Discussion in 'Detox: Methylation; B12; Glutathione; Chelation' started by Jimbo39, Aug 4, 2016.
Shoot! Has anyone been able to open this? All I have is an IPAD 2. I had my sister scan it and email it to me then I cut and pasted here. What am I doing wrong other than investing in a laptop?
Arrrrrrrrg. Sent to cloud and pasted. Still doesn't work
Try going to "upload a file" and see if that works.
@TigerLilea. OK I pushed "up load a file" downloaded the PDFs from cloud. They appear below the reply box. Let's see if this'll work.
Awesome. For me it says open in IBook which is kind of a hassle. I'm too brain fried to make the comments I wanted to. Maybe tomorrow or after my nap.
It worked - I can see all five pages.
@TigerLilea. Thank you
I'm going to start with OAs that are either really low or high. I'd appreciate any feedback if I'm making any wrong assumptions or if you could tell me how one OA could have a connection with another.
PHENYLALANINE: This was by far the most whacked out OA. 239 (ref 22-61). 4 times the high norm. Dr. Amy says "high P. can have a range of neurological consequences." That doesn't say very much. I found that: high levels of P can be a neurotoxin; P makes up 50% of aspartame; and P is the direct precursor to the neurotransmitter PEA. All my neurotransmitters are low to low normal but PEA is elevated. There's a disorder called PKU. If I remember right people who have it can't get rid of P. They take a med called Kuvar which is BH-4. So if I take this, should it lower my P levels? Or are there other supplements that would do the trick? Oh yeah, P (or is it aspartame?) is found in protein. So I'm going to have to change my diet big time.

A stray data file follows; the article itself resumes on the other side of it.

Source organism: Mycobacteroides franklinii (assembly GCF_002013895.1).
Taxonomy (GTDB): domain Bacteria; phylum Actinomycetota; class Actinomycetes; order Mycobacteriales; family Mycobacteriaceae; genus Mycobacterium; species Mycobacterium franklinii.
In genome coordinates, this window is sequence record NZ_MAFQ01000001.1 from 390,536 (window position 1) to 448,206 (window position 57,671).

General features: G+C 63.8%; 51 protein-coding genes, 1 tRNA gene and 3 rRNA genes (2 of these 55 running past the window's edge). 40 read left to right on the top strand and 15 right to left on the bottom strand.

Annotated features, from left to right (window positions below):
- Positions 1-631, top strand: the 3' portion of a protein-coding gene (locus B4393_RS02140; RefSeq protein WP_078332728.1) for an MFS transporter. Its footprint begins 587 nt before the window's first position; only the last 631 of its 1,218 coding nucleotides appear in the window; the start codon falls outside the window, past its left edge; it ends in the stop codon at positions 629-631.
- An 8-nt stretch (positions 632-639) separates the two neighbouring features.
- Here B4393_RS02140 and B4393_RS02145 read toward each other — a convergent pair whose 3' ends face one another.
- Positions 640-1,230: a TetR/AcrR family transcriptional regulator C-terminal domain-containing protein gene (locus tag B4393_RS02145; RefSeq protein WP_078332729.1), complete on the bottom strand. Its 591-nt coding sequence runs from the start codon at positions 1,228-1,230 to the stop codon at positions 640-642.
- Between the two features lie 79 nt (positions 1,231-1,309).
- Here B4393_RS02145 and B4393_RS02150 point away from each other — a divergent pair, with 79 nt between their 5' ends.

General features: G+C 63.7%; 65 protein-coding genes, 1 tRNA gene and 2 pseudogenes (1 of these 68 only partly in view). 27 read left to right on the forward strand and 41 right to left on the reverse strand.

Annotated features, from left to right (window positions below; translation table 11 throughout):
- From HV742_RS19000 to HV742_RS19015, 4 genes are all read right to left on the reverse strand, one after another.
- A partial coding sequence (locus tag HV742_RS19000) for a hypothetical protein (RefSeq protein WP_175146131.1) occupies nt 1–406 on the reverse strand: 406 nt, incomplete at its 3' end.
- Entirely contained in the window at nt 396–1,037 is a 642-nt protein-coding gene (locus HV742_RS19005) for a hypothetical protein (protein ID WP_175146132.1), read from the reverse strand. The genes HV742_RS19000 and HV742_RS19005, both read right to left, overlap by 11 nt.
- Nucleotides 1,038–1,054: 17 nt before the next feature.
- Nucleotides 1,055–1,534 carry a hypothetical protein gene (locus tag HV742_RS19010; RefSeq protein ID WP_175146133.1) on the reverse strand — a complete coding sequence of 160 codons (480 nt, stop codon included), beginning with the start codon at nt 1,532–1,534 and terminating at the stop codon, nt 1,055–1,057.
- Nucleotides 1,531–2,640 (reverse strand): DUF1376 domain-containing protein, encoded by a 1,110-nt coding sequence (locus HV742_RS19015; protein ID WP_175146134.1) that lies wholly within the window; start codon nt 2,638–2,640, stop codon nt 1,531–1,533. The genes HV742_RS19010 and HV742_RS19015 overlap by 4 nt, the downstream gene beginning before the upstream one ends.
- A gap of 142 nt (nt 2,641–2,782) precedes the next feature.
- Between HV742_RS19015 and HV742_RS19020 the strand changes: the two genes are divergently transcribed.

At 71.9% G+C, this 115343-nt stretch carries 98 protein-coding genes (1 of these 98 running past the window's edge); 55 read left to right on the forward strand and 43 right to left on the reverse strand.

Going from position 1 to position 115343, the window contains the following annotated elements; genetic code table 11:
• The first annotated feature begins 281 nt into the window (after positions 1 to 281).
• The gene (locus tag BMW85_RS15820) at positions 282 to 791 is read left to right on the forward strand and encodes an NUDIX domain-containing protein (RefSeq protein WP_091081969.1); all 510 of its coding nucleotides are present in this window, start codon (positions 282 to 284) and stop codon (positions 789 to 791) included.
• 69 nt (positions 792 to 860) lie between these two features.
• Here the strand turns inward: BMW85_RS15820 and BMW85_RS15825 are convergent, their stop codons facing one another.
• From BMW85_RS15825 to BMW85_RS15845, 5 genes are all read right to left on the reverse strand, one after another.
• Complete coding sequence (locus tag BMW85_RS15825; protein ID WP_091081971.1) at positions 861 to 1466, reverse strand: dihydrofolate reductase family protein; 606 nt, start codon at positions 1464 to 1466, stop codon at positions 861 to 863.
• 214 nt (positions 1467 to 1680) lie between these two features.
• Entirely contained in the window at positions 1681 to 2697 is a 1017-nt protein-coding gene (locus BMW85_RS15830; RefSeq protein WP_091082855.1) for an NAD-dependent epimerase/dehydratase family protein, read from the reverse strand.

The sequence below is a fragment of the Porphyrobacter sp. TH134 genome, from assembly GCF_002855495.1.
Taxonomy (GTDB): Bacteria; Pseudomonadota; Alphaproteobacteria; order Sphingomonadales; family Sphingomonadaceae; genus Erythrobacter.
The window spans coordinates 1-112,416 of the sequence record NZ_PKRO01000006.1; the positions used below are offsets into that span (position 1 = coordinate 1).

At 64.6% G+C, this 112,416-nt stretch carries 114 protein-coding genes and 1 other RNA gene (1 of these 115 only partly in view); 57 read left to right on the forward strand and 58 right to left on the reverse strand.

PKU is a very serious but rare genetic disorder which manifests in the newborn - one of the inborn errors of metabolism. You wouldn't have survived to adulthood untreated if you had this.
It is the result of a defective enzyme, phenylalanine hydrolase (PH) which converts phenylalanine to tyrosine. In a small subset of PKU patients, the enzyme is ok but there are various defects in production of the cofactor for the enzyme, BH4. The result is the same, they can't make tyrosine, and thus can't make the neurotransmitters derived from tyrosine, viz dopamine, adrenaline and noradrenaline.
You can make tyrosine and these neurotransmitters.
Still phe is very elevated and it would be worth trying to get to the bottom of it.
Is there some concentrated source of phe in your diet? Read the PKU literature to look for hidden sources of phe.
There is a condition called hyperphenyalaninaemia , essentially PKU lite, which appears to result from low (but not absent) function of the PH enzyme.
I'd be asking for a plasma amino acid test to know what is really going on in blood rather than just urine. The urine result could be due to something else (though I can't think what at the moment).
If you have done 23 and me it could be worth researching SNPs on PH.
If not, and particularly if you find blood phe is high and tyr relatively low, it could be worth finding out about genetic testing for PH.
I wouldn't be rushing into a protein restricted diet until I knew a lot more.
@alicec Thank you that was really informative.
Ok from what I understand: BH2 (is this a type of folic acid?) + DHPR =BH4. I don't know where I'm going with this other than a possible folic deficiency. DHEA is made from tryptophan and aspartic acid. My levels are 45 (22-61) and 45 (22-88). Tyrosine is 58 (23-113).
So tyrosine=dopamine? And tryptophan =serotonin?
I don't know. This is my diet:
Lots of meat and fatty oils (coconut, fish)
Dark green vegetables ( kale, asparagus, green beans, broccoli)
Sweet potatoes, avocados, eggplants, tomatoes.
No nuts or legumes
Limited fruit- melons, figs, blueberries
I think I have this. Your link said people with phe levels over 120 mold/l o
Ok I'll do that
I really need to do this. I feel like I'm shooting in the dark.